The second child and eldest son of Frances Isaacs and Harmon Hendricks, Uriah was named for his paternal grandfather, the Dutch-born progenitor of the family’s American branch who died five years before he was born. By the time of his birth, his father had already become a successful copper trader, able to provide the best advantages to his growing brood of children. Uriah and his siblings had multiple tutors, were educated in five languages (Latin, Greek, French and Spanish, in addition to Hebrew), and had access to their father’s burgeoning library of encyclopedias, scientific works and texts on practical mechanics. Under their father’s tutelage, they also developed a sense of communal responsibility and obligation. Harmon Hendricks was proud of all his children, but particularly mindful of young Uriah, whom he sent to Columbia to further his education.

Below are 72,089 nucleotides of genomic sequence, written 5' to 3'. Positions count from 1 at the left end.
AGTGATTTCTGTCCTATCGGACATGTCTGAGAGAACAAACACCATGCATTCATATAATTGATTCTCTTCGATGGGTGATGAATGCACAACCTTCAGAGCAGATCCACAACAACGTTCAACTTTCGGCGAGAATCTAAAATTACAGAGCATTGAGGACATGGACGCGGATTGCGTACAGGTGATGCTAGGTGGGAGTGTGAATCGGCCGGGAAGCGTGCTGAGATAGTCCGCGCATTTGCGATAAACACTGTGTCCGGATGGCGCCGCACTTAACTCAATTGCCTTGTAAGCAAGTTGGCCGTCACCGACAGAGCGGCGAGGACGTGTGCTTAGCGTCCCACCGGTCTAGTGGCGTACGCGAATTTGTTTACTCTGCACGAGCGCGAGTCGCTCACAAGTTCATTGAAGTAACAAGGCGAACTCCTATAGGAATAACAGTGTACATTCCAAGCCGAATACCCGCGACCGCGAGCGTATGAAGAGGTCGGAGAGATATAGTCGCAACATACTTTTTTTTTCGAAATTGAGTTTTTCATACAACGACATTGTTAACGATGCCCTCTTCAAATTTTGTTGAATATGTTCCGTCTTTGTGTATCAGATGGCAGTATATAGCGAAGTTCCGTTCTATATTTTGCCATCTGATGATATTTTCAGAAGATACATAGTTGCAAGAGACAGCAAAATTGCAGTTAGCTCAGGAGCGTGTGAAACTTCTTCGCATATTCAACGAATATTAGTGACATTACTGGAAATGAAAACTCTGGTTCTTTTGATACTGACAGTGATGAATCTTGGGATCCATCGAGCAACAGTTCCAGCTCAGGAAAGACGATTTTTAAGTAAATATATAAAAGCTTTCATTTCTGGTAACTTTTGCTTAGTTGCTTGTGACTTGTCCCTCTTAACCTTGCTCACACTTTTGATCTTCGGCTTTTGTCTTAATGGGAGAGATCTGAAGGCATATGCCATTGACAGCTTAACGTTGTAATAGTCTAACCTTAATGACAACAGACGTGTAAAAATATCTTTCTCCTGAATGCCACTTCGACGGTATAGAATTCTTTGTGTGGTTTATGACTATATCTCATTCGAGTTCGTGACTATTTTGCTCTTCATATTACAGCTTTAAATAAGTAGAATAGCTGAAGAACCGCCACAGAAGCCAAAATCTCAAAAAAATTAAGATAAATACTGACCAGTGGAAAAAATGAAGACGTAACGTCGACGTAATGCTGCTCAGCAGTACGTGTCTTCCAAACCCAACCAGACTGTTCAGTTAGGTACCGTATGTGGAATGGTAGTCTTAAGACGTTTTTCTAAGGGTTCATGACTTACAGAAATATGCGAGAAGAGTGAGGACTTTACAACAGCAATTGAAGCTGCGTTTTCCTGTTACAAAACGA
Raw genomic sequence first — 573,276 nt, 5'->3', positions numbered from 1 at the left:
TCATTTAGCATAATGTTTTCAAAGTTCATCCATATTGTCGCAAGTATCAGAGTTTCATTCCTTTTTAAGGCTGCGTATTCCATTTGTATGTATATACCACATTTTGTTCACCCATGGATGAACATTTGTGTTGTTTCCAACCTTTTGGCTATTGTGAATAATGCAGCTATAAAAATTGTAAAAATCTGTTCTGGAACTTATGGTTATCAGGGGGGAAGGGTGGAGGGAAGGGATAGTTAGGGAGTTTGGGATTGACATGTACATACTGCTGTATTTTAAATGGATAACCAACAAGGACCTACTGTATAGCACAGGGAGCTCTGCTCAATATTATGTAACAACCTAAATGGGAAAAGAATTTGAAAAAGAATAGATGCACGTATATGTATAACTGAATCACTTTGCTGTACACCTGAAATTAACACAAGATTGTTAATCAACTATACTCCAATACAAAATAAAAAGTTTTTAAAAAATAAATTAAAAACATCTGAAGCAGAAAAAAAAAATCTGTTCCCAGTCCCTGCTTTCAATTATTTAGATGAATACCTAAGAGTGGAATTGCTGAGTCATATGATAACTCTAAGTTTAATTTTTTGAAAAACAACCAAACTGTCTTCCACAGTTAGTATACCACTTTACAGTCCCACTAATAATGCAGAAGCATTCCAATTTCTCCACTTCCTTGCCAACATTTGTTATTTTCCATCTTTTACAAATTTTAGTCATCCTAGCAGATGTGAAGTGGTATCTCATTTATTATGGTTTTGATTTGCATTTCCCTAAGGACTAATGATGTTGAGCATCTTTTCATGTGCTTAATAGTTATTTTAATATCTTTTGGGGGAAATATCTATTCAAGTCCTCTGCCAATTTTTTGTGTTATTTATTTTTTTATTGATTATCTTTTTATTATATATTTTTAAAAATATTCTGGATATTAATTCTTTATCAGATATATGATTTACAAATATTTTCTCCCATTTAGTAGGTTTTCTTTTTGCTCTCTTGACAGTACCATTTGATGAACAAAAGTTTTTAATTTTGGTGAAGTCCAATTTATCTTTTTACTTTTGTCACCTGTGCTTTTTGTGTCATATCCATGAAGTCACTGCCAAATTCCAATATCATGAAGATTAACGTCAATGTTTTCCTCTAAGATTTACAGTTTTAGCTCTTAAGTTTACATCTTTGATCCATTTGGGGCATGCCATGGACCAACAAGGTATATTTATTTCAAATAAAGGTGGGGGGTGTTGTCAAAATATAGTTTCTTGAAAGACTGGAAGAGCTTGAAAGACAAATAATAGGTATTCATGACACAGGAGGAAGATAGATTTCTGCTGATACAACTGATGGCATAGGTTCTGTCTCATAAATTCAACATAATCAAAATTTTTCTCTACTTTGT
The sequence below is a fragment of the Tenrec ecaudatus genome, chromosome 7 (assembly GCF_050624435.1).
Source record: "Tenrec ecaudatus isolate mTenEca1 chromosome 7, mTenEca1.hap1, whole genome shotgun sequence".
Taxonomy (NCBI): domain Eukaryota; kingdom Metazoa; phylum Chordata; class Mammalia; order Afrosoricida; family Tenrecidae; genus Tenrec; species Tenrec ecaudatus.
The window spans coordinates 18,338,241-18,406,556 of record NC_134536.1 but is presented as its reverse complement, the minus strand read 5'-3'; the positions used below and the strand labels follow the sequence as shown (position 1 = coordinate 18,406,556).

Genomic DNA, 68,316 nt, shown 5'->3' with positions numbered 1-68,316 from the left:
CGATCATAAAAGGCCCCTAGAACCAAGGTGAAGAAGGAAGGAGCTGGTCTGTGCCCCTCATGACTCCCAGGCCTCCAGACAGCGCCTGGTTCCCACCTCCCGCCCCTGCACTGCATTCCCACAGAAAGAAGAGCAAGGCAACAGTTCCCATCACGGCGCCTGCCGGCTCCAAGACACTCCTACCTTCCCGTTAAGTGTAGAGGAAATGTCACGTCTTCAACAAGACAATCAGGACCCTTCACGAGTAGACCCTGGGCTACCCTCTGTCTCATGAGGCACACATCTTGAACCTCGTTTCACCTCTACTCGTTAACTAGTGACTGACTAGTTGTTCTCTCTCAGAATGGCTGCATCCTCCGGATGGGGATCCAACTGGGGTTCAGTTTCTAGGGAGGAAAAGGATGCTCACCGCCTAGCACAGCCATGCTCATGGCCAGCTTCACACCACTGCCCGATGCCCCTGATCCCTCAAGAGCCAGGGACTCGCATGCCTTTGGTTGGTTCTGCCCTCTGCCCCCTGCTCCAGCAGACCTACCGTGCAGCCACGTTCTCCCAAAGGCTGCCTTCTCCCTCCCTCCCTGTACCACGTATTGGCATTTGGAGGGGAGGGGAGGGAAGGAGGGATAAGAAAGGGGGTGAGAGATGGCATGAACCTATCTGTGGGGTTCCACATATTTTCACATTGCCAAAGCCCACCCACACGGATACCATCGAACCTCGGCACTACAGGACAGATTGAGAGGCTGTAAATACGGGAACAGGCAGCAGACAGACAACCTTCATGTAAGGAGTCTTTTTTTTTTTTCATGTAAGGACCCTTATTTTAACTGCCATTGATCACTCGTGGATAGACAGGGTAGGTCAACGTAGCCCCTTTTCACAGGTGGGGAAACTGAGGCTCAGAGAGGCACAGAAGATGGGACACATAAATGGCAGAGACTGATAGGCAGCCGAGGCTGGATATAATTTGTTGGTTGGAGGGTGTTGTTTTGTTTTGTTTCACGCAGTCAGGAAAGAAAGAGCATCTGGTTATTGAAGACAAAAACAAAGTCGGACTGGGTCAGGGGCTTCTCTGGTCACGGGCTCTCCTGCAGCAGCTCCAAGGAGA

On completing his studies at Columbia, Uriah (now 18) joined the Soho Copper Works, which his father owned and operated in partnership with his brother-in-law, Solomon Isaacs. Under his uncle’s supervision, Uriah soon learned the ins and outs of copper manufacture and after six years in training, he was ready to assume greater responsibility. In 1826, he married Frances (Fanny) Tobias and set up household at Belleville, New Jersey, on the company’s estate. The following year, when the partnership between his uncle and father dissolved, Uriah and his younger brother Henry joined the firm as partners and within three years the company was renamed Hendricks & Brothers under Uriah’s leadership. Uriah moved back to New York in order to manage the company’s affairs from its business office, leaving his younger brother Montague and a brother-in-law to manage the copper mill. Hendricks led the family enterprise for more than three decades, and brought three of his four sons into the firm to continue the tradition into a third generation. He was renowned in his own lifetime for his self-discipline and reserve. He ignored the social trappings to which his wealth entitled him, eschewing membership in exclusive private clubs, corporate directorships and public office but maintaining his commitments to the Jewish community at large. In 1866, when six major fire insurance companies adopted a confidential resolution to no longer accept “Jew risks,” Hendricks publicly exposed them, an action which led to open protests by Jews across the country and an eventual reversal of the move by the companies. Hendricks died just three years later, at age 67, survived by his wife and 16 of his 17 children.